TVNZ7 internet debate fails to catch fire

NZ panellists unCERTain about emergency response need

Opposition ICT spokesperson Clare Curran MP has called for a New Zealand Computer Emergency Response Team (NZCERT) as a computer equivalent of civil defence and emergency management functions in the physical world.

Curran made her plea from the audience at this year’s annual internet debate on the TVNZ7 television channel. However, in common with other potential seeds of serious debate in the evening, it was short-lived. Like attendees at a pre-event workshop, panellists at the live event said they considered the existing Australian and US CERTs offered a good enough service in identifying and responding to threats, and our small population would probably make an NZCERT uneconomic.

The TVNZ7 debate has been praised by its audience as a worthy technical achievement, with simultaneous webcasts on TVNZ7 and InternetNZ sites and multiple online channels open for discussion and comment; but many saw the content as disappointingly uncontroversial.

The debate, organised by InternetNZ and internet safety organisation NetSafe in collaboration with TVNZ7, attempted in an hour to cover a range of topics from internet filtering to the gathering of personal data through social networking and the use of incautiously revealed information and images by potential employers as a character reference.

Compere Damian Christie kept things moving along with a partial rotation of panel members for each topic, but this brought disappointment from online commentators at a lack of depth.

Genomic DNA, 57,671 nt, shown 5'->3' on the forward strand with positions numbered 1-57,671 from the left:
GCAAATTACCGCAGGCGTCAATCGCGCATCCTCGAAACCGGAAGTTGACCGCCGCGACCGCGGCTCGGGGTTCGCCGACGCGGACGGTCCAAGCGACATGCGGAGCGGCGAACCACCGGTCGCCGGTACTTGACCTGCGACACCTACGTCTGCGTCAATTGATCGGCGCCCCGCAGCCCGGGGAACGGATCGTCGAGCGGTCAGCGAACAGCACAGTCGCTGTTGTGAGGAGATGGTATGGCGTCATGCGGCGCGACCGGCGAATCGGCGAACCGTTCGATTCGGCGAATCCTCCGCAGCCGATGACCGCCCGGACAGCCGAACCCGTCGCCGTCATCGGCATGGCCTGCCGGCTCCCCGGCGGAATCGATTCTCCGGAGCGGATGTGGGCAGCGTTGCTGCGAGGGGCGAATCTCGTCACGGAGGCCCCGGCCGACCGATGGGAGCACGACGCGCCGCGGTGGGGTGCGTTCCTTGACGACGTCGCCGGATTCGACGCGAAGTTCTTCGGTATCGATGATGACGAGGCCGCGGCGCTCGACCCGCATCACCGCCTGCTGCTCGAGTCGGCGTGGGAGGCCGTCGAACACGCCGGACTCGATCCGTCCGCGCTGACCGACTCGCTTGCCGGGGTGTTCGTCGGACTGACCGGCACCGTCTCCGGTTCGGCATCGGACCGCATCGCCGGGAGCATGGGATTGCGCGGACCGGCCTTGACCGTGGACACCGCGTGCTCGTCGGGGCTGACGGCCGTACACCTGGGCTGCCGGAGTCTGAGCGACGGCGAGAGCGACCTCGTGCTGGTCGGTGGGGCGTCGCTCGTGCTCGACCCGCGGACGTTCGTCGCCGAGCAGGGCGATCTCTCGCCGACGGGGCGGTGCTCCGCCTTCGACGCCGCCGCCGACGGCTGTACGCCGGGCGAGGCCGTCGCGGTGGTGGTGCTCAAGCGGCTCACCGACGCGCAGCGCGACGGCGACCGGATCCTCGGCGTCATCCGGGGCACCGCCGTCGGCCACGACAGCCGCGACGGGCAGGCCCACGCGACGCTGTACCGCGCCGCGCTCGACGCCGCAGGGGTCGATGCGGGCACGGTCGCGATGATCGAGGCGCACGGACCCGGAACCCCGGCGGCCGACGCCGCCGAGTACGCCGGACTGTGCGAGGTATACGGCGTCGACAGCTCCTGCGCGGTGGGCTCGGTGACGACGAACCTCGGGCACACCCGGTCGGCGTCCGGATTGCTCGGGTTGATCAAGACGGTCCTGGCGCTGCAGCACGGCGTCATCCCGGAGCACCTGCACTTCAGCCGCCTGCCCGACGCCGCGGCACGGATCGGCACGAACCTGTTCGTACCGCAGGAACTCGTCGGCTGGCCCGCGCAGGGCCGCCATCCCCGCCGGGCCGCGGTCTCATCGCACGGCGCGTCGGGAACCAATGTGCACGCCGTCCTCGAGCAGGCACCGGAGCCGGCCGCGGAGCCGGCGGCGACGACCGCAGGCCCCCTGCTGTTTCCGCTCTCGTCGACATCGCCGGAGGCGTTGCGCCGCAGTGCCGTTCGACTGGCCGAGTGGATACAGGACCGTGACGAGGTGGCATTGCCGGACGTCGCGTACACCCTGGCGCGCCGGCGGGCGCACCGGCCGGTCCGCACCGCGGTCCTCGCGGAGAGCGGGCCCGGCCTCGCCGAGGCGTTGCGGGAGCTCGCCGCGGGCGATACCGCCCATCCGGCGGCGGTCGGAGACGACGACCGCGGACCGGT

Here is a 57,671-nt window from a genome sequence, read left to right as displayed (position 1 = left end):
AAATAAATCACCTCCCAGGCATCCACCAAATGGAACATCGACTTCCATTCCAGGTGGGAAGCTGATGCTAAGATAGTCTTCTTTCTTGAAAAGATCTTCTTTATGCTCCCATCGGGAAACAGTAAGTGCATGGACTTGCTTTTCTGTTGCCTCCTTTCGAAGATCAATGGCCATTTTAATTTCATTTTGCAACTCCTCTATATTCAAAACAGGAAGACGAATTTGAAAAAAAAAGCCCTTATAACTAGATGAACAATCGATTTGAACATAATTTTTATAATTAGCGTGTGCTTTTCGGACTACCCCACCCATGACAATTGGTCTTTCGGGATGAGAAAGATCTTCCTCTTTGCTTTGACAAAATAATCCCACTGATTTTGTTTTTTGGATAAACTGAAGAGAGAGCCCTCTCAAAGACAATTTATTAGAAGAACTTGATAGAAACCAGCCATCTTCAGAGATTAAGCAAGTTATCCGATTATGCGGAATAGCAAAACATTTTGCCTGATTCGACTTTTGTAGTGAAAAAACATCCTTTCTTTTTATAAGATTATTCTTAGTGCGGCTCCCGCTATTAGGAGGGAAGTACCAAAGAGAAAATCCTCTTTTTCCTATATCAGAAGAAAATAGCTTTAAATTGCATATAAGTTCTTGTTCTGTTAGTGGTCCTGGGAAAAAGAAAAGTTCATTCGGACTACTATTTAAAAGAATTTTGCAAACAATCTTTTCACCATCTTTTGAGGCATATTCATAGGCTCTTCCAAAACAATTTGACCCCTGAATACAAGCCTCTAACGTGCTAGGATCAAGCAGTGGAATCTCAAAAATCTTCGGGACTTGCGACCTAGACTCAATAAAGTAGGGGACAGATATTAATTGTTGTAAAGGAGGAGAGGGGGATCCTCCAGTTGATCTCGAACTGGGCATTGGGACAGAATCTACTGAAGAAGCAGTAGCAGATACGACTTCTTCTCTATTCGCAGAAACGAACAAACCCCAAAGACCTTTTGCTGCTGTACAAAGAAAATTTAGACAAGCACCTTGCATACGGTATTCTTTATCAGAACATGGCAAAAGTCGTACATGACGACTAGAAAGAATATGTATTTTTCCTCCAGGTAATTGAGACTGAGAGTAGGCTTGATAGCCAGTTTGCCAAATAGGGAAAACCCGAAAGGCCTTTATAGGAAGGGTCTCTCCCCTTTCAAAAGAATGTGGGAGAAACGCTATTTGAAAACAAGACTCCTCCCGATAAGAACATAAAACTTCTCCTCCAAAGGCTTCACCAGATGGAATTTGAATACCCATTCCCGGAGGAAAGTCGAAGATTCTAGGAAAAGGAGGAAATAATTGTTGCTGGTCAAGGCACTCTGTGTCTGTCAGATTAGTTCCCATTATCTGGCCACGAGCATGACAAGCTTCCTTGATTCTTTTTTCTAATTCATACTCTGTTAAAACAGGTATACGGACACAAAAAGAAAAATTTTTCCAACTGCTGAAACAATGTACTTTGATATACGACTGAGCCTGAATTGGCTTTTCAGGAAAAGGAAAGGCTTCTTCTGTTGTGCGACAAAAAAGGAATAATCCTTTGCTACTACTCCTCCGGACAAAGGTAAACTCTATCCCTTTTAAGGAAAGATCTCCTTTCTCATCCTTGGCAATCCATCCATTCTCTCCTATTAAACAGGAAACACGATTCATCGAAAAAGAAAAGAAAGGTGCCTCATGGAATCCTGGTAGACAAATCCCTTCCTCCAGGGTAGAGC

Even the inclusion of Bob McCoskrie of the conservative Family First lobby in a discussion of the dangers to children online failed to generate any friction. McCoskrie offered moderate and well-canvassed advice such as keeping computers in the family room.

One panellist suggested exposure to a high volume of deceptive internet content made children aware of scams at an early age and so perhaps has its positive side.

InternetNZ CEO Vikram Kumar, opposing centralised internet filtering, suggested the weakness of the Internal Affairs censorship filter is that it is “set up under an administrative procedure, rather than a legal framework, so the ability of the government of the day to change its scope is actually quite real”. This mildly controversial note was countered by filter vendor Peter Mancer pointing out that the filter is voluntary and any ISP can pull out if it thinks the filter is excluding the wrong sites or reducing internet efficiency. An independent oversight committee set up over the filter provides a further safeguard, he said.

At both the preliminary workshop and the TV event, the topical question of penalties for illegal downloading of copyright works was conspicuous by its absence.

“Not a debate, more a chitchat over a cuppa”, one Twitter observer summed up.

Another, in the wake of a remark about incautiously telling a social network audience you are about to retire for the night, tweeted: “Damian: know when your friends are going to sleep? 20 mins ago from this dull debate.”

The debate can be viewed online here.

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